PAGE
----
Here’s a slice of code. What does it signify?
Well, you know it’s a set of variables, because you know that’s what I’m writing about today. It’s not exactly obvious otherwise, though. At a glance, am I looking at variables or the fields of an object? In very large files it’s tough to say. And are these declared with
const? This difference matters in ES6.
This style can also bury errors – the code above will leak global variables because I missed out a comma before the
resolver. Subtle bugs are evil bugs.
Most debuggers will treat code like
var x = a, y = b, ... = z; as a single line, and won’t allow the developer to step over each individual assignment. This behaviour has changed in Chrome recently, but many other devtools environments will still treat the var operation as a single step.
One nice thing about free vars is that we can create them at the exact moment they are needed:
This makes them a little easier to name. It also makes it easy to delete variables as soon as they’re no longer needed – otherwise unused variables inevitably find their way through refactoring, hiding in the middle of a huge var statement at the top of the file.
Especially when using
const. Do we indent successive vars using a single tab (easy to type, but looks ugly), or do we manually align each var with spaces?
And if we align the symbols, what happens when we mix
However you format it, the whitespace remains ragged and inconsistent. And these aesthetics matter, because ugly code is a distraction that harms readability.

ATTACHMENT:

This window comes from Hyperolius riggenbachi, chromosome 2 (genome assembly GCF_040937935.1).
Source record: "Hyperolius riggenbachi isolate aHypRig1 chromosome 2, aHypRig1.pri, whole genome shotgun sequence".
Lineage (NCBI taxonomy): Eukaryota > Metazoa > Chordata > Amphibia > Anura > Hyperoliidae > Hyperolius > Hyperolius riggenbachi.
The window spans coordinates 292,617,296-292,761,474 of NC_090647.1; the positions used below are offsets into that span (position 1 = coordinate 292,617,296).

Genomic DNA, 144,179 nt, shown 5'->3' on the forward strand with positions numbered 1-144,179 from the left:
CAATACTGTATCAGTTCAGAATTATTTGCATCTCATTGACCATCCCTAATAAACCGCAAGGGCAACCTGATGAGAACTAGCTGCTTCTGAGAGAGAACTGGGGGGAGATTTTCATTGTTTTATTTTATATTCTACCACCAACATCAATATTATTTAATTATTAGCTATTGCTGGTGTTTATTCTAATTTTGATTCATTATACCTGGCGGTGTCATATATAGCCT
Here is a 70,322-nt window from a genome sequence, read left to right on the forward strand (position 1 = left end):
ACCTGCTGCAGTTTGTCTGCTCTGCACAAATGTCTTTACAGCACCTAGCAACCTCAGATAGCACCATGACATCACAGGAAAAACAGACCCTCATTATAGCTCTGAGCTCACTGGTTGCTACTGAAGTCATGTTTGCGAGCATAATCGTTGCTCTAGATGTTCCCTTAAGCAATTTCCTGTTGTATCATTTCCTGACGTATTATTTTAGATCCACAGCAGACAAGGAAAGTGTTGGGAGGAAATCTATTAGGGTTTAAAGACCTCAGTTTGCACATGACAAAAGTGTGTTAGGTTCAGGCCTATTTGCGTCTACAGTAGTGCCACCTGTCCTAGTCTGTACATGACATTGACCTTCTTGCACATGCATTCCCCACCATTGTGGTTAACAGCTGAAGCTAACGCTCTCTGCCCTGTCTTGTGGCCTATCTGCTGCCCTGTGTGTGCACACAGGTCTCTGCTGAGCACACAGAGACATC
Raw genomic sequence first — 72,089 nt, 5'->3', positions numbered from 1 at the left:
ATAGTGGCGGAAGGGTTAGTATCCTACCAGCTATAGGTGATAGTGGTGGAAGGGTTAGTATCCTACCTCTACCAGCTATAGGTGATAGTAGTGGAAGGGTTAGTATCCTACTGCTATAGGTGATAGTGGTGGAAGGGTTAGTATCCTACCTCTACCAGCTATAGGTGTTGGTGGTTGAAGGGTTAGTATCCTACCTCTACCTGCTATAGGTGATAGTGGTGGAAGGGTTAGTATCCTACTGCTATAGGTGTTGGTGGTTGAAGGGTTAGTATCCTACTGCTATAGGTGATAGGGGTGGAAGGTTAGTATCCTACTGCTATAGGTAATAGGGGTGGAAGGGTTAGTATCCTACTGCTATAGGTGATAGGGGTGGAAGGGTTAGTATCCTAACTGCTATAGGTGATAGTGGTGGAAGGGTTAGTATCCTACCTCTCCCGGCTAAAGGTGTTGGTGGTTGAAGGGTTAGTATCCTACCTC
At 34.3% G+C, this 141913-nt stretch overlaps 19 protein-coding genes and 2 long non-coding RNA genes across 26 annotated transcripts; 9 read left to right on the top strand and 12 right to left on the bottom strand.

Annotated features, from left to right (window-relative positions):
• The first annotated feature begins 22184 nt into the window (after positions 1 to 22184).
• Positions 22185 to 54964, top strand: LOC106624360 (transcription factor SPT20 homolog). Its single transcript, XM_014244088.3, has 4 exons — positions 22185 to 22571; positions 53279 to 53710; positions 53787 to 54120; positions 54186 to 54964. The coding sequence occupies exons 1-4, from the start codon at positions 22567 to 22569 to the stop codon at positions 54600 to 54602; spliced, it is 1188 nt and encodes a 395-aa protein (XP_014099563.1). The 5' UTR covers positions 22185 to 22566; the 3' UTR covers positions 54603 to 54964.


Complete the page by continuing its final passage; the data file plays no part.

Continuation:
Every time I add a variable to a function, I have to chop and change the position of a semicolon. PRs look more noisy than they need to be:
It sounds trivial, but in large organizations where the PRs come thick, fast, and very often span several files, it’s noise and content that gets in the way of quickly and efficiently greenlighting changes.
The single-var rule was popularised by Douglas Crockford, who believed it was necessary to protect developers from the curious scoping behaviour of
For instance, in the following loop, the iterator
i exists and can be read outside the loop. This often surprises a developer coming from another language:
That wouldn’t work in C++, for instance:
And that’s great. But we don’t live in the 90s any more. I wish we did – the music was better and in the UK you could actually buy houses – but the world has changed. Grunge is over. Side partings are no longer cool. Your beloved tamogochi is probably buried in the Great Garbage Patch of the Pacific Ocean. Most importantly, though, we now have ES6 and its
const keywords, both of which have ‘block scoping’ (like C) as opposed to the ‘function scoping’ of
So put the single var style to rest, friend, and type the extra keywords. It might look odd if you’re not used to it, but I guarantee that within a week you’ll never understood how you ever wrote otherwise.